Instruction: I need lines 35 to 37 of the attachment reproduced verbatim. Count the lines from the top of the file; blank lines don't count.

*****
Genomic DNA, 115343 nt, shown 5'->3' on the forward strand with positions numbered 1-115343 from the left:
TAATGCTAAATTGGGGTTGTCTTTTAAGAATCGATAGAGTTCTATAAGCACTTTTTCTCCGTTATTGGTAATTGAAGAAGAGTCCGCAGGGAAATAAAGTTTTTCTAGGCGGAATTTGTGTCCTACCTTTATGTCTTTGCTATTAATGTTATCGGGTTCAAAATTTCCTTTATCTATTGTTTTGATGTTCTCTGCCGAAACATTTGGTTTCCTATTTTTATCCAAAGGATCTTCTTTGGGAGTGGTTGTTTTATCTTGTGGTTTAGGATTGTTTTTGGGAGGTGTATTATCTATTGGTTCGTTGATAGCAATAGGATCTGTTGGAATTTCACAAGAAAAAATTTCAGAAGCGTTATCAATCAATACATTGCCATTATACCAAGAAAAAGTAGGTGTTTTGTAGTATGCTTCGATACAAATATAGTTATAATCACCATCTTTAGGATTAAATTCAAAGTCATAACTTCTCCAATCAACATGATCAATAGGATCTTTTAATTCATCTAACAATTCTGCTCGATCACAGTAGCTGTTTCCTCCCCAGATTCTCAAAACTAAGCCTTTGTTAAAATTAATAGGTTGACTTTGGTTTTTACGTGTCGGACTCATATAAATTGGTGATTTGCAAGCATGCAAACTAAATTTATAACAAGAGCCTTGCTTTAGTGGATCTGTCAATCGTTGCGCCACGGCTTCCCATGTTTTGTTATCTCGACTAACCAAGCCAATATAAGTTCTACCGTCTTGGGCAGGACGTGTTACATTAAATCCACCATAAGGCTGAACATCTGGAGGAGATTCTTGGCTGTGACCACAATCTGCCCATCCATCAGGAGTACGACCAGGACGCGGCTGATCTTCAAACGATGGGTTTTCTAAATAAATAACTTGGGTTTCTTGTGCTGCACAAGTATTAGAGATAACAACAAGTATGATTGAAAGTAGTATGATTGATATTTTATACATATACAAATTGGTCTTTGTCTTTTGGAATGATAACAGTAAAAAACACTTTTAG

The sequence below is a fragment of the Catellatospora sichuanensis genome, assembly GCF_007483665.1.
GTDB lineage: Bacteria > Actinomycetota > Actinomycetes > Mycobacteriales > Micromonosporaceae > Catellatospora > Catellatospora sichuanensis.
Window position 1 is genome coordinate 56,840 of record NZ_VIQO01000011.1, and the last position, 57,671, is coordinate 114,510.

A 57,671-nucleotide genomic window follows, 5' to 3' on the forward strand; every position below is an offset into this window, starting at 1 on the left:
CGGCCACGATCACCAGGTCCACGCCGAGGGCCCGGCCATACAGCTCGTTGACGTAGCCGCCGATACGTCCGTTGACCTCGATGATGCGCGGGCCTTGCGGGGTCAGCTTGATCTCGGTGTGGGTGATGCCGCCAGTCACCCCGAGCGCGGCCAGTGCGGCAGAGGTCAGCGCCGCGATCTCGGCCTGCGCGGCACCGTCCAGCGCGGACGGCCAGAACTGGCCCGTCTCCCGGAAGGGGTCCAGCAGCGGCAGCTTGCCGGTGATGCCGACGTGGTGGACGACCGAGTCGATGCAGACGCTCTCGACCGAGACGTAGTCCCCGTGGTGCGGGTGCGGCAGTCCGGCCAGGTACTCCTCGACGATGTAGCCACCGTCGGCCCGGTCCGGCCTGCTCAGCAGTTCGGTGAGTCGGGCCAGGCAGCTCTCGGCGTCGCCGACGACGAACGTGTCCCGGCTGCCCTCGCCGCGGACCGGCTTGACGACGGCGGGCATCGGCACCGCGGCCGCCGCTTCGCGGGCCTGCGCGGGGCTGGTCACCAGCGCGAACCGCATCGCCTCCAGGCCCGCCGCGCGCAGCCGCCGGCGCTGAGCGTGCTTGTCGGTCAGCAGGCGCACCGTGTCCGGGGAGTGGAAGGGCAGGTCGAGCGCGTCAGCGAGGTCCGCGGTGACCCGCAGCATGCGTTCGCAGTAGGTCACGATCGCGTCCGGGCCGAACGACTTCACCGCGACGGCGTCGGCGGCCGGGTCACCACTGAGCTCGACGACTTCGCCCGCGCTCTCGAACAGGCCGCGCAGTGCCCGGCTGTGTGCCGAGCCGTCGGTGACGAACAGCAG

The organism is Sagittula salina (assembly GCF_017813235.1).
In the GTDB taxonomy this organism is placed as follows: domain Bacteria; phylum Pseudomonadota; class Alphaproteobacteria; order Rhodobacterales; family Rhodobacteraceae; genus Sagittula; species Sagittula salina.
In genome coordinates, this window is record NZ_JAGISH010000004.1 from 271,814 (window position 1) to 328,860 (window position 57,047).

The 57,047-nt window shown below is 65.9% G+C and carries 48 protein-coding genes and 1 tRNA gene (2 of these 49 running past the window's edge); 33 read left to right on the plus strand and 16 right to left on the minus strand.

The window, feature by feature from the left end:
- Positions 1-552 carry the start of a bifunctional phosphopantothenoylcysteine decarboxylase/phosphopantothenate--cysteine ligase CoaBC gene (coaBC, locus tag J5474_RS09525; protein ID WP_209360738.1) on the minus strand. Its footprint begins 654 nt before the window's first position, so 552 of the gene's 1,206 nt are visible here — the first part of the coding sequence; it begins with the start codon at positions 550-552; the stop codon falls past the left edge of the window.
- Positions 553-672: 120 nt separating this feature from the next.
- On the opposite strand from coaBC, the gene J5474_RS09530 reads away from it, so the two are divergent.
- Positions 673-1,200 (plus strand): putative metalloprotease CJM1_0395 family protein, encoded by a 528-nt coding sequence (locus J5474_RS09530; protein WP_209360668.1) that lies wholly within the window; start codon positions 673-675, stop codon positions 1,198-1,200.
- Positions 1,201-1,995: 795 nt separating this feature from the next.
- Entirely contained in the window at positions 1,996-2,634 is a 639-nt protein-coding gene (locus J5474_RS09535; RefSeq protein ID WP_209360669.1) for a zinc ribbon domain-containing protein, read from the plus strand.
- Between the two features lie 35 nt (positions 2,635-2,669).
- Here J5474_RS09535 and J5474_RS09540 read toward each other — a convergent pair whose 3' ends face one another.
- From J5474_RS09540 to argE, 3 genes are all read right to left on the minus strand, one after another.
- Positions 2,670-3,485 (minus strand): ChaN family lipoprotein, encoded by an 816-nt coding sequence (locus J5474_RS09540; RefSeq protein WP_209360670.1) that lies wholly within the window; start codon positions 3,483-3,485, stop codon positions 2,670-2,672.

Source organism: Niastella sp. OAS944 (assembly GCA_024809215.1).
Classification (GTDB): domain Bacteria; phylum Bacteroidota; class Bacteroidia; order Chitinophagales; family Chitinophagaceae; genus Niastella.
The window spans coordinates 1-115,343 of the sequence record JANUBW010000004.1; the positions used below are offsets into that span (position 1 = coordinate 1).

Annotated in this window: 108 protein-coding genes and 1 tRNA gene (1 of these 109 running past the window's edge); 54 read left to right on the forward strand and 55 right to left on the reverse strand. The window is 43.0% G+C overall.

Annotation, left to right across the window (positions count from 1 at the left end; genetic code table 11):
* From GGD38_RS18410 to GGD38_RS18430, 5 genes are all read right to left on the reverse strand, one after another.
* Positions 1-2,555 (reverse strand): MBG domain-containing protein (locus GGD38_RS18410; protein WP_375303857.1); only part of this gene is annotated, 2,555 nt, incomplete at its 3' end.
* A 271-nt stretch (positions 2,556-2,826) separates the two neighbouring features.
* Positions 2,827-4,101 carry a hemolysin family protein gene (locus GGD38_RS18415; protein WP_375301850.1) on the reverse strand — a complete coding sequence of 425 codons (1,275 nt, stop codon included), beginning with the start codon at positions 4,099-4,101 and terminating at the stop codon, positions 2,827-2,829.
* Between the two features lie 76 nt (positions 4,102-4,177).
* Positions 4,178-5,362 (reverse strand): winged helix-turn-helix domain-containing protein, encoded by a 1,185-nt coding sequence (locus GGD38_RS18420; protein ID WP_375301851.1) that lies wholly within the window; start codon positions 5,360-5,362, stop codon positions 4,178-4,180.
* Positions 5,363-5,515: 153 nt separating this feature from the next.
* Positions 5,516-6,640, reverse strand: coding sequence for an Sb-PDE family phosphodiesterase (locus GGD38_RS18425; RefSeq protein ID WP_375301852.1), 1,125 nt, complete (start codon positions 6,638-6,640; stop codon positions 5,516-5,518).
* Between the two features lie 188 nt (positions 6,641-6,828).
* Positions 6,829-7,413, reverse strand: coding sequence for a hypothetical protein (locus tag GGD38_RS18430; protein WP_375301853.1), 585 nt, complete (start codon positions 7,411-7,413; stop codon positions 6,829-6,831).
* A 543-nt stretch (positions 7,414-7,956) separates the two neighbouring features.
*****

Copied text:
* Positions 5,516-6,640, reverse strand: coding sequence for an Sb-PDE family phosphodiesterase (locus GGD38_RS18425; RefSeq protein ID WP_375301852.1), 1,125 nt, complete (start codon positions 6,638-6,640; stop codon positions 5,516-5,518).
* Between the two features lie 188 nt (positions 6,641-6,828).
* Positions 6,829-7,413, reverse strand: coding sequence for a hypothetical protein (locus tag GGD38_RS18430; protein WP_375301853.1), 585 nt, complete (start codon positions 7,411-7,413; stop codon positions 6,829-6,831).